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Health Science Resources Overview Guide

General purpose subject guide with resources pertaining to health sciences.

What is a Scholarly Article?

When doing research for school or work, you will be seeking out a scholarly (rather than a popular or non-scholarly) source.

Use this grid can help you decide whether or not your source is scholarly.

 

Scholarly

Non-scholarly

Content

Detailed report of original research or experiment, lengthy report of an original application of an arts or humanities concept Secondary report or discussion may include personal narrative, opinion, anecdotes.

Author

Author's credentials are given, usually a scholar with subject expertise. Author may or may not be named; often a professional writer; may or may not have subject expertise.

Audience

Scholars, researchers, students. General public; the interested non-specialist.

Language

Specialized terminology or jargon of the field; requires prior knowledge. Vocabulary in general usage; understandable to most readers.

References/

Bibliography

Required. All quotes and facts can be verified. Rare. Scanty, if any, information about sources.

Examples

Research study, lengthy academic discussion of an arts or humanities concept, research review article Editorial, news, book/film review, letters, highlights

Content adapted from a research guide from the University of Michigan. CC-BY.  

What's a Database?

What's a database?

A database is a searchable collection of online resources.

Database provide newspapers, magazines, trade journals, scholarly journals, and books, organized to support research. These resources are published by professionals and experts in a particular field, and are generally far more credible than free web sources.

How do I access them?database login screen

Databases are paid for by your library, and access is provided to staff and students for free. Students access the college databases with their student ID and password. Just click the name of a database below (and log in if prompted) to get started!

Why are there so many?

Different databases have different types of sources and they can cover different subject areas. Some cover multiple subjects while others are specialized.

The list of databases below are specific to the health sciences and are our "best bets" for research in that area, but they do contain different things. You or your instructor may have a favorite, or feel free to contact a librarian if you need a more personalized recommendation. 

What do I search for?

Whatever you want! You can search library databases using keywords, titles, authors, magazine or newspaper names. You can also limit your searches using filters for publication date, subject, or other criteria.

For more information on constructing searches, we recommend taking a look at our guide on the research process

Best Bet Databases for Health Sciences

Other Databases to Know

Search Tips and Tools

The advanced search option provides multiple search boxes, as shown here by the three search boxes EBSCO's Health Source advanced search.Searching:

  • Break down your topic into search terms (for best results, use nouns).

  • The Advanced Search gives you multiple search boxes. This can help you narrow your results and also break down your topic into searchable components.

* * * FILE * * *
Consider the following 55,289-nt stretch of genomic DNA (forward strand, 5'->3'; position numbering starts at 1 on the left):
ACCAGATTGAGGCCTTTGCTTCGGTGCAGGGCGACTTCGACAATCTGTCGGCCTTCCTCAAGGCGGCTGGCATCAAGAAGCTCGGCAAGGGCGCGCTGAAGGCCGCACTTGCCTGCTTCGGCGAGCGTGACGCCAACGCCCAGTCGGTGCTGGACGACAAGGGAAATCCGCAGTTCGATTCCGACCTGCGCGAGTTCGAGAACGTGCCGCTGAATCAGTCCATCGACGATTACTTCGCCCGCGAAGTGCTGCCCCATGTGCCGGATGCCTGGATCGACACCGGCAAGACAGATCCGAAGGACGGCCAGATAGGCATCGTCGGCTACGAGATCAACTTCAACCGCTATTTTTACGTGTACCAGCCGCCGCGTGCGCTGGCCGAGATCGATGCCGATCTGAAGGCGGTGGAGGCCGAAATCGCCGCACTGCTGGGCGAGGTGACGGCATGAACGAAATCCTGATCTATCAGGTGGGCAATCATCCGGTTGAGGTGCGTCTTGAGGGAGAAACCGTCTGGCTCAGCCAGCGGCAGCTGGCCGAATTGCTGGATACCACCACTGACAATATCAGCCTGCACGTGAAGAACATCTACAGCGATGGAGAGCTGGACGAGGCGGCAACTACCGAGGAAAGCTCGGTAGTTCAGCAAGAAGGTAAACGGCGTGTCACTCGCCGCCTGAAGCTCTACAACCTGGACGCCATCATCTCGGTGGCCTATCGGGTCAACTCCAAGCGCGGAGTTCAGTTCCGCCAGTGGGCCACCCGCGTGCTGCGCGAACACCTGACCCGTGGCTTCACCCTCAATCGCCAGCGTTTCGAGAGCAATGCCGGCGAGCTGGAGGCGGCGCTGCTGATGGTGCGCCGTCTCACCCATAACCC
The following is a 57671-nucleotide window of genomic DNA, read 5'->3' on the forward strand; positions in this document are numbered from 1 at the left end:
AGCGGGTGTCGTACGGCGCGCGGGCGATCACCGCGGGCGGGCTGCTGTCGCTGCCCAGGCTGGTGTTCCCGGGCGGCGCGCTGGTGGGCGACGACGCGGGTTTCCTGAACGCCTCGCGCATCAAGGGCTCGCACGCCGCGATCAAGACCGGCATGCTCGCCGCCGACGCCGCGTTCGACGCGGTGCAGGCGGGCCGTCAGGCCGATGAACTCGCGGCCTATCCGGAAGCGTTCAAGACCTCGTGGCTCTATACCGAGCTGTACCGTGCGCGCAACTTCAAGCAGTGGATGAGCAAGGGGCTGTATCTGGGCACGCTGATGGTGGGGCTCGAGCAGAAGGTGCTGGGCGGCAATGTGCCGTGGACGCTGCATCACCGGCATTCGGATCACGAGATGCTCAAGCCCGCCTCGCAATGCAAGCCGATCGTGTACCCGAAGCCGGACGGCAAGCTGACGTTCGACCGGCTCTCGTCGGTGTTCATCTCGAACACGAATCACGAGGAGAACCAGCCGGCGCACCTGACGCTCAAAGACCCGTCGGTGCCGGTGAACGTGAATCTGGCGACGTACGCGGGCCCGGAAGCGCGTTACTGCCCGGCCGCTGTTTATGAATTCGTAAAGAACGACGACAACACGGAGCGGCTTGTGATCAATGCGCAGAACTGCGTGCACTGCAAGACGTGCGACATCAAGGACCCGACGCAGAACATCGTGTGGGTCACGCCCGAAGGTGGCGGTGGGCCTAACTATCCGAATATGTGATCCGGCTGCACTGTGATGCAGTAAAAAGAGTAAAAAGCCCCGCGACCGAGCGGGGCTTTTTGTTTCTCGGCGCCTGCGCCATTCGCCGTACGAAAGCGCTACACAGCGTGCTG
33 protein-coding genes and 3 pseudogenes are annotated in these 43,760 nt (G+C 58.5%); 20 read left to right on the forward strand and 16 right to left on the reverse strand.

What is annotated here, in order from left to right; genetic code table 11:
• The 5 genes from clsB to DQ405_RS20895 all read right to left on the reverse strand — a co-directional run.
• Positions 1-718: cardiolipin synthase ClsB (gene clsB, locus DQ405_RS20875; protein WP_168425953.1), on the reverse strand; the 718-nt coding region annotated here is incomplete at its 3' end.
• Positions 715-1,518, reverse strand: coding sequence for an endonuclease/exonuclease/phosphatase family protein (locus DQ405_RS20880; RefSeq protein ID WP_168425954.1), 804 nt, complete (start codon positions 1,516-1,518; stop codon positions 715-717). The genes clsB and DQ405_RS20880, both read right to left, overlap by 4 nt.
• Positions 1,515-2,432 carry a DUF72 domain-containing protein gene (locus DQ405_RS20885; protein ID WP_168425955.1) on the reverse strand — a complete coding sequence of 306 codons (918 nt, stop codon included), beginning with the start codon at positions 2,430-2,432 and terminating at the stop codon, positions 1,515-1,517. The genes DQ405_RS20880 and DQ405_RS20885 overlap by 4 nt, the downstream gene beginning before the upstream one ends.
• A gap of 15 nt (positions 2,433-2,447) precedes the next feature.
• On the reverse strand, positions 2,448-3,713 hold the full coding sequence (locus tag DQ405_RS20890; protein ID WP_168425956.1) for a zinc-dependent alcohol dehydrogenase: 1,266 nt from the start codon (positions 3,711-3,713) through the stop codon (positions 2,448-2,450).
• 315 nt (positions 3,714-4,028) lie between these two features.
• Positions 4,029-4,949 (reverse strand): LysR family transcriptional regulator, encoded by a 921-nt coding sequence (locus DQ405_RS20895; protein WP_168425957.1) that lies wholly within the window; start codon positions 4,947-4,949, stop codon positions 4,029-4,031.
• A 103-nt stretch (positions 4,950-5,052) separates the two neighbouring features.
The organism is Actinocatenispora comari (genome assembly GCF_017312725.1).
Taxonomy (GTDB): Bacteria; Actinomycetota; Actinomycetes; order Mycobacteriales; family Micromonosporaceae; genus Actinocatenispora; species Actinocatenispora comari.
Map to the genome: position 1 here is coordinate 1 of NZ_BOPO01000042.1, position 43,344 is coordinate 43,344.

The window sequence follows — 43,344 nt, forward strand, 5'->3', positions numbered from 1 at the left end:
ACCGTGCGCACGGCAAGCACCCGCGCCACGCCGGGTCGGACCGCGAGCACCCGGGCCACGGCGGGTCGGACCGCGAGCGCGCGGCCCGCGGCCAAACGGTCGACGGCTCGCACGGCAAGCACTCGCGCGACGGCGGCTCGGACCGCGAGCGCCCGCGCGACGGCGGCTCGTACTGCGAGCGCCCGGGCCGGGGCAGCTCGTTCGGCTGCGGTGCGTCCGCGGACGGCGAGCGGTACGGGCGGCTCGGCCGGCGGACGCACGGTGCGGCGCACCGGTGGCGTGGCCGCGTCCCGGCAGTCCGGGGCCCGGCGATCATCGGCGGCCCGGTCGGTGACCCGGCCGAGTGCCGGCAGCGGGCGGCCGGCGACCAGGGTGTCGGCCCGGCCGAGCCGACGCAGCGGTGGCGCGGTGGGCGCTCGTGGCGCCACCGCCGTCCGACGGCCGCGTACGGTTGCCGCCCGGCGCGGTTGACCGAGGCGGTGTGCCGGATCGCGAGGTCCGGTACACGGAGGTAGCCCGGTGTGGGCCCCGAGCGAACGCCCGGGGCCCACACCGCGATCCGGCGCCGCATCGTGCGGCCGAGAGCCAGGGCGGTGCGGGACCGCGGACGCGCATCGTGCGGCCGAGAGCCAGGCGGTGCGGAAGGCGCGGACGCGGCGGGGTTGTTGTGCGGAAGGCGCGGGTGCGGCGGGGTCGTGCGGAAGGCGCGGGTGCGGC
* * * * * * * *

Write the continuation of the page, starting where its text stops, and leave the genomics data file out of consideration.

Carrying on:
• Within the advanced search, the Document Type or Publication Type category is a good place to specify what you are looking for.

    • Select the Full Text checkbox to be sure you get whole articles, not just short summaries and citations.

  • The Publication search can help you target a few specific laboratory medicine journals to search within. Search for "laboratory" or "clinical lab" in the description/summary box to find relevant journals.

  • Pay attention to the Subject terms you find. Jot down terms relevant to your research, they may lead to better articles.

  • If you're not sure about your search terms, use the Thesaurus to search for subject terms, browse for terms, or add terms to your search. Remember to jot them down, you may need them!

Navigating Results:

  • The Abstract is a concise summary of the article and can give you a sense of whether or not the article will be helpful. 

  • Struggling to identify a primary article (AKA original research)? Look for specific sections such methodologydata setresults, and analysis.

  • The Cite / Citation tool is very handy for help with citing your sources. Be sure to document your citations and save your articles as you research so you don't have to retrace your steps later.

  • Did you find a citation that looks helpful but can't find a full text version of the article? Ask a librarian and we'll see what we can to do to help you track it down.  

Just getting started with searching?

General introductions to research with library databases

Tutorials and tip sheets on using specific library databases

Contact a librarian for individualized assistance.

If you'd like additional help or more specific assistance, reach out to a Student Learning Librarian. Your Student Learning Librarians (Ellen and Linda) are happy to help with all kinds of research. We can help with:

  • ​Choosing search terms
  • Suggesting useful tools for your research
  • Filling "gaps" in your research
  • Tracking down full text articles or citations
  • Requesting materials from other libraries
  • and more!

Reach out to us in any of the following ways:

Email us at library@westerntc.edu

Fill out the Ask a Librarian form on our website.


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